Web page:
The connection of The Devil’s Disciple to other well-known works of literature and film shows an awareness of the broader literary context. Writers can learn to enrich their works by drawing connections with existing literature, creating a conversation between their work and the works of others.

Example: A writer penning a modern-day Faustian story could draw parallels with classic works like Goethe’s Faust. By acknowledging these literary predecessors, they create a dialogue between their work and the broader literary tradition. 

Understanding Consequences

The story serves as a stark reminder of the consequences of our actions. Writers can create narratives that not only entertain but also teach moral lessons or provoke readers to consider the ethical implications of their decisions.

Example: Crafting a narrative where a character’s pursuit of wealth leads to personal ruin emphasizes the consequences of unchecked ambition, reflecting the downfall experienced by James Morgan in The Devil’s Disciple.

Crafting Resonant Endings

A powerful ending that leaves room for interpretation can be a compelling way to engage readers. Writers can learn to create endings that resonate, provoke thought, and encourage readers to revisit the story.

Example: Ending a novel with a moral dilemma unresolved, leaving the readers to ponder what they would do in the protagonist’s place, can create a powerful and thought-provoking conclusion, much like the ambiguity in The Devil’s Disciple.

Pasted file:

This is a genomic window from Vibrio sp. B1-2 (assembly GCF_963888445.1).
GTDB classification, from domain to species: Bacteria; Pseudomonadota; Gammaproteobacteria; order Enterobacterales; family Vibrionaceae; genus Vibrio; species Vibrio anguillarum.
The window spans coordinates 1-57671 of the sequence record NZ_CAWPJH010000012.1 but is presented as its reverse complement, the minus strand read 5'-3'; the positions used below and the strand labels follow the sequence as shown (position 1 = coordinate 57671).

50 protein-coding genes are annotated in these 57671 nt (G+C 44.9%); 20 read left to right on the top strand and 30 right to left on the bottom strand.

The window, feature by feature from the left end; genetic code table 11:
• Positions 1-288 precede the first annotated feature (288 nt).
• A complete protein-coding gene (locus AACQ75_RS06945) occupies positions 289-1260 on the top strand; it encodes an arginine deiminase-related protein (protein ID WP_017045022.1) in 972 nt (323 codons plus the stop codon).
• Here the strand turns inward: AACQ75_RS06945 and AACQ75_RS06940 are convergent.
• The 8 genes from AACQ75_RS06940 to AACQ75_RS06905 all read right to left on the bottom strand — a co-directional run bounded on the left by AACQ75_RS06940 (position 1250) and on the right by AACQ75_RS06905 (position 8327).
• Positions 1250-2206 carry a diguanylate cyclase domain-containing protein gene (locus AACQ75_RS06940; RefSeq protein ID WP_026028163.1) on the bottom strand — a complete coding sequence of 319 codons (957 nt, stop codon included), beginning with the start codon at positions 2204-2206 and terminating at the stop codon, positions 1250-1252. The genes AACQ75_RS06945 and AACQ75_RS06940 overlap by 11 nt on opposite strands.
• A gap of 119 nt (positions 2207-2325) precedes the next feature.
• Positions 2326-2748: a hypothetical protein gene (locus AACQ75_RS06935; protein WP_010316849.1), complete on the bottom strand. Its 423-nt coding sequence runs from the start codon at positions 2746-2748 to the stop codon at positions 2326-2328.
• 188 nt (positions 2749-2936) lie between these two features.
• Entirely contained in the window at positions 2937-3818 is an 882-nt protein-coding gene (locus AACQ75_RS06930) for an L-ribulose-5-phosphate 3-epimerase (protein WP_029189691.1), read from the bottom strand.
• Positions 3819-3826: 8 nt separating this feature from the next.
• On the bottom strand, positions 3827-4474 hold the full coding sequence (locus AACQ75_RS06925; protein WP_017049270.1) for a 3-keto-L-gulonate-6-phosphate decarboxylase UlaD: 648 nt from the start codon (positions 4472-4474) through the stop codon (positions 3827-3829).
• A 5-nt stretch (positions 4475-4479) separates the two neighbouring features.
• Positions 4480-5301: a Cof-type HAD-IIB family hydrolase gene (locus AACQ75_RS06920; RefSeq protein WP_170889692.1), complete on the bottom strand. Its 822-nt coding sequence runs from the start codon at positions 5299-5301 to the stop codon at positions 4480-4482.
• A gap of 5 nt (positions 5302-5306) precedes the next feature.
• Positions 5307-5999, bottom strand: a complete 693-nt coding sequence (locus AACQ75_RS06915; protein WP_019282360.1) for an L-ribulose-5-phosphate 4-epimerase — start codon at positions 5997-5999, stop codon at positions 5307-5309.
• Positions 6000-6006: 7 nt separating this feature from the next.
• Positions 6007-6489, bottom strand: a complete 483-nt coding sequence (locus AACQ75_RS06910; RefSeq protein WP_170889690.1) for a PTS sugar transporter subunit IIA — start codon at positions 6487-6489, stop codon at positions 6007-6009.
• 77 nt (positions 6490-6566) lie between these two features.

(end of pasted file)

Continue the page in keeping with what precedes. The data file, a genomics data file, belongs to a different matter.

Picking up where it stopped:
Research and Inspiration

By studying works that explore similar themes, writers can gain inspiration and deepen their understanding of how to approach a particular subject. A thoughtful examination of The Devil’s Disciple and related works can provide valuable insights into crafting a compelling narrative.

Example: A writer seeking to explore themes of temptation and moral compromise could study works like The Picture of Dorian Gray and Needful Things to gain insights into how other authors have approached similar topics. This research can inform and inspire their own unique take on these themes, as seen in The Devil’s Disciple.

By examining these examples, writers can see how the Faustian theme has been utilized across various contexts, inspiring their own exploration of universal themes, character complexity, symbolic storytelling, and more.

A book from Ed Simon, Devil’s Contract: A History of the Faustian Bargain, will be released on July 9th, 2024, will discuss in greater detail the history of the theme. You can pre-order it on Amazon.

Below is a list of literature and films that explore the Faustian Deal.


Faust by Johann Wolfgang von Goethe

A two-part play that tells the story of Dr. Faust, a scholar who makes a pact with Mephistopheles, the Devil’s representative, trading his soul for unlimited knowledge and worldly pleasures.

Falling Angel by William Hjortsberg

A hard-boiled detective descends into a dark world of voodoo, black magic, and a sinister plot that challenges the boundaries between the living and the dead, as he investigates a missing person case tied to a Faustian pact.

The Picture of Dorian Gray by Oscar Wilde